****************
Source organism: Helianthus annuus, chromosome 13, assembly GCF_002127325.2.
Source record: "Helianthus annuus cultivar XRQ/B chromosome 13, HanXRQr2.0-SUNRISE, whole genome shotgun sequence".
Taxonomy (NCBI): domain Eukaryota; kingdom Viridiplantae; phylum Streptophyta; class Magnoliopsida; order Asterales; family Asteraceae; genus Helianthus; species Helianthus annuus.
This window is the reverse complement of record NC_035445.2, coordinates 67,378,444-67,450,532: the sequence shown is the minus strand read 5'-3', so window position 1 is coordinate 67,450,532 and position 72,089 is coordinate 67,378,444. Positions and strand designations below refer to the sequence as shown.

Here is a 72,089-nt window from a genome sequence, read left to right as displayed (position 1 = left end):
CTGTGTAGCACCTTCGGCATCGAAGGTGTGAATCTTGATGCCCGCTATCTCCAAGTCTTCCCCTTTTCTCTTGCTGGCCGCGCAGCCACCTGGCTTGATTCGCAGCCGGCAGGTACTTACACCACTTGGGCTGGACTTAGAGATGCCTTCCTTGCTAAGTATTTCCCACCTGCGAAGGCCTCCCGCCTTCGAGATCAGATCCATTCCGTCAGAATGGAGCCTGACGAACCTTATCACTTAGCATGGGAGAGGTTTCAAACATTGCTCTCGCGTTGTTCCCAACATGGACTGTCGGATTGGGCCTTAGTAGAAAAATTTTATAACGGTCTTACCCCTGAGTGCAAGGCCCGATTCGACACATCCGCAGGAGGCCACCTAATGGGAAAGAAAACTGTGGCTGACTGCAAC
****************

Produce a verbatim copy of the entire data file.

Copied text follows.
Source organism: Helianthus annuus, chromosome 13, assembly GCF_002127325.2.
Source record: "Helianthus annuus cultivar XRQ/B chromosome 13, HanXRQr2.0-SUNRISE, whole genome shotgun sequence".
Taxonomy (NCBI): domain Eukaryota; kingdom Viridiplantae; phylum Streptophyta; class Magnoliopsida; order Asterales; family Asteraceae; genus Helianthus; species Helianthus annuus.
This window is the reverse complement of record NC_035445.2, coordinates 67,378,444-67,450,532: the sequence shown is the minus strand read 5'-3', so window position 1 is coordinate 67,450,532 and position 72,089 is coordinate 67,378,444. Positions and strand designations below refer to the sequence as shown.

Here is a 72,089-nt window from a genome sequence, read left to right as displayed (position 1 = left end):
CTGTGTAGCACCTTCGGCATCGAAGGTGTGAATCTTGATGCCCGCTATCTCCAAGTCTTCCCCTTTTCTCTTGCTGGCCGCGCAGCCACCTGGCTTGATTCGCAGCCGGCAGGTACTTACACCACTTGGGCTGGACTTAGAGATGCCTTCCTTGCTAAGTATTTCCCACCTGCGAAGGCCTCCCGCCTTCGAGATCAGATCCATTCCGTCAGAATGGAGCCTGACGAACCTTATCACTTAGCATGGGAGAGGTTTCAAACATTGCTCTCGCGTTGTTCCCAACATGGACTGTCGGATTGGGCCTTAGTAGAAAAATTTTATAACGGTCTTACCCCTGAGTGCAAGGCCCGATTCGACACATCCGCAGGAGGCCACCTAATGGGAAAGAAAACTGTGGCTGACTGCAAC